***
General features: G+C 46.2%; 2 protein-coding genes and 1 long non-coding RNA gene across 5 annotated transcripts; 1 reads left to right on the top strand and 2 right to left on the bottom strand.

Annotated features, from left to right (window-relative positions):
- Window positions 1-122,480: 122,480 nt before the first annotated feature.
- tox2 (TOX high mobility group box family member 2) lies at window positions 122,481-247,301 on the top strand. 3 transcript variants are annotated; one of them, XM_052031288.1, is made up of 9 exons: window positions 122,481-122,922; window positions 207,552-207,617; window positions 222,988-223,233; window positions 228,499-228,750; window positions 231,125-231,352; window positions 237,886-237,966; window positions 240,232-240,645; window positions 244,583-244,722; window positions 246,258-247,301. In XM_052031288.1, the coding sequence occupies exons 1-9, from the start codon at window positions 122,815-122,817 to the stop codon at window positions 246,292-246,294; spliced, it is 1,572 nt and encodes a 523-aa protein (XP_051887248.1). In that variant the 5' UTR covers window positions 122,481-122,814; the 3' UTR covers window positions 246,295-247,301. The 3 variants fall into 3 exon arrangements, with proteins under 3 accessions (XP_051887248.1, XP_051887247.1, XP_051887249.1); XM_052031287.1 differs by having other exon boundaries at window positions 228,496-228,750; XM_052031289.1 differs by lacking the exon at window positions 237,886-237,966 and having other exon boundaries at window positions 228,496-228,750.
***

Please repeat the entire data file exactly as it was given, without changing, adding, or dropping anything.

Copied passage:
General features: G+C 46.2%; 2 protein-coding genes and 1 long non-coding RNA gene across 5 annotated transcripts; 1 reads left to right on the top strand and 2 right to left on the bottom strand.

Annotated features, from left to right (window-relative positions):
- Window positions 1-122,480: 122,480 nt before the first annotated feature.
- tox2 (TOX high mobility group box family member 2) lies at window positions 122,481-247,301 on the top strand. 3 transcript variants are annotated; one of them, XM_052031288.1, is made up of 9 exons: window positions 122,481-122,922; window positions 207,552-207,617; window positions 222,988-223,233; window positions 228,499-228,750; window positions 231,125-231,352; window positions 237,886-237,966; window positions 240,232-240,645; window positions 244,583-244,722; window positions 246,258-247,301. In XM_052031288.1, the coding sequence occupies exons 1-9, from the start codon at window positions 122,815-122,817 to the stop codon at window positions 246,292-246,294; spliced, it is 1,572 nt and encodes a 523-aa protein (XP_051887248.1). In that variant the 5' UTR covers window positions 122,481-122,814; the 3' UTR covers window positions 246,295-247,301. The 3 variants fall into 3 exon arrangements, with proteins under 3 accessions (XP_051887248.1, XP_051887247.1, XP_051887249.1); XM_052031287.1 differs by having other exon boundaries at window positions 228,496-228,750; XM_052031289.1 differs by lacking the exon at window positions 237,886-237,966 and having other exon boundaries at window positions 228,496-228,750.